Queens Carnegie Libraries:Astoria Branch
Queens Borough Public Library, Astoria Branch
14-01 Astoria Boulevard
Queens, NY 11102
Block: 540 Lot: 30
Lot Area: 10,490 sq ft (105’ x 99.58’)
Number of floors: 1
Building Area: 2,916 sq ft (estimated)
Year(s) built: 1904
Year opened: 1904
Architect(s): Tuthill & Higgins
Status: Library, no designation
Late 19th & 20th Century Revivals
Walls: Brick, Stone
Other: Saffron Roman brick, apsidal rear wall, rear yard with curved bench, original Flemish Revival chimney, WPA murals
The genesis of the Queens library corporation was the Long Island City Public Library, established from the collection of William Nelson in 1896. After the consolidation of the five boroughs into Greater New York in 1898, the library was known as the Queens Borough Library, and was responsible for the entire borough. Independent libraries such as Flushing, Poppenhusen and Richmond Hill merged with the new municipal library, and were eventually housed in Carnegie buildings. The Queens Borough Library acquired its current name, the Queens Borough Public Library, in 1907. Similar to the Brooklyn Public Library, the Queens system was an independent corporation whose trustees were appointed by the mayor and whose staff was in the civil service. Of the seven Carnegie Branches constructed in Queens, five remain and continue to operate.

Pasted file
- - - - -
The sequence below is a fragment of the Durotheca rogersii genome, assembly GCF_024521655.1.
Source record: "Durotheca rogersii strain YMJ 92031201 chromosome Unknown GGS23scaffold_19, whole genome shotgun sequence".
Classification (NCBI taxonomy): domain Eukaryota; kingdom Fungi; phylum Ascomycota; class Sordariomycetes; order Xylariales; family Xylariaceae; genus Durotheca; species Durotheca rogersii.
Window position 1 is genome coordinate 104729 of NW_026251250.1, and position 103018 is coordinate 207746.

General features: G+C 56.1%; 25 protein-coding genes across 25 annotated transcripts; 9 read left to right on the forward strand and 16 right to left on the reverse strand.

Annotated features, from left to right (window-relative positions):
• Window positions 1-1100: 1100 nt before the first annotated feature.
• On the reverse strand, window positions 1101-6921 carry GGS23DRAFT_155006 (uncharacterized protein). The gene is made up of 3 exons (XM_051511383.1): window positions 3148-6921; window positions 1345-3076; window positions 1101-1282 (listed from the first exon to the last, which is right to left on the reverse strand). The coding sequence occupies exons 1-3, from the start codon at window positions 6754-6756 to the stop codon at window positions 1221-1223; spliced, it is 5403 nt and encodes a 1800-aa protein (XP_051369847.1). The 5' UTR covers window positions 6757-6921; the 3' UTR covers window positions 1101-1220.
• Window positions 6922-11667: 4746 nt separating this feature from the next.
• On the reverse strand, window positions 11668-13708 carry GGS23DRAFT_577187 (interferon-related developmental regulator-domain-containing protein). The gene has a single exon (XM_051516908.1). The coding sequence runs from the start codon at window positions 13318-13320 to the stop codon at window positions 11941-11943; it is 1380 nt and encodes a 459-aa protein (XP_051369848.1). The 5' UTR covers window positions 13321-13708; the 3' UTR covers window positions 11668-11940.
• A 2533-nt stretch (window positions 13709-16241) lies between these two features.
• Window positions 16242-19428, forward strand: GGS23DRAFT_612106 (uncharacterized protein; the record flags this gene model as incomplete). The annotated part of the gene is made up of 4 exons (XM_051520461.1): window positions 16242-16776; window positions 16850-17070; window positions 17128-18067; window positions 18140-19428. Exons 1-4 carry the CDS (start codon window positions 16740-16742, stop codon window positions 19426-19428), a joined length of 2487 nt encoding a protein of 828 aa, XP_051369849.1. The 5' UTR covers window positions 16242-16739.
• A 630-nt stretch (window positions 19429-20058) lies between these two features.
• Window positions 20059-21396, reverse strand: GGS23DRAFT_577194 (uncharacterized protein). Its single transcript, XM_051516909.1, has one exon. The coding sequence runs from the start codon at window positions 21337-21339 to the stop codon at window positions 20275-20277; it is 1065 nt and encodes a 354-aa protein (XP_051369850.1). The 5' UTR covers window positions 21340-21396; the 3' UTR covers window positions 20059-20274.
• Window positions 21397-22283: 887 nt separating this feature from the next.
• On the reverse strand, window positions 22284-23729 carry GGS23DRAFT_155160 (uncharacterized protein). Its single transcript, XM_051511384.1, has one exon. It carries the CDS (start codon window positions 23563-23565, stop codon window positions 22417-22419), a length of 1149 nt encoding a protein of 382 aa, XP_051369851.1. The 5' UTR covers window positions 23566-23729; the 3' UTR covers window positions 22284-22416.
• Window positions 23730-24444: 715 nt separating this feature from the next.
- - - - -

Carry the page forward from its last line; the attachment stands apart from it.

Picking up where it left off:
The New York City Carnegie branch libraries were designed to be distinct structures, a new concept at the turn of the Twentieth Century when most branches were simply located in other buildings. They were intended to be important fixtures in the community and centrally located in a neighborhood. The Carnegie Committee had a policy to locate branches in close proximity to public buildings such as schools, social service centers, public baths, or YM/YWCA’s. The Astoria Branch has played this civic role in Astoria for over a century.[i]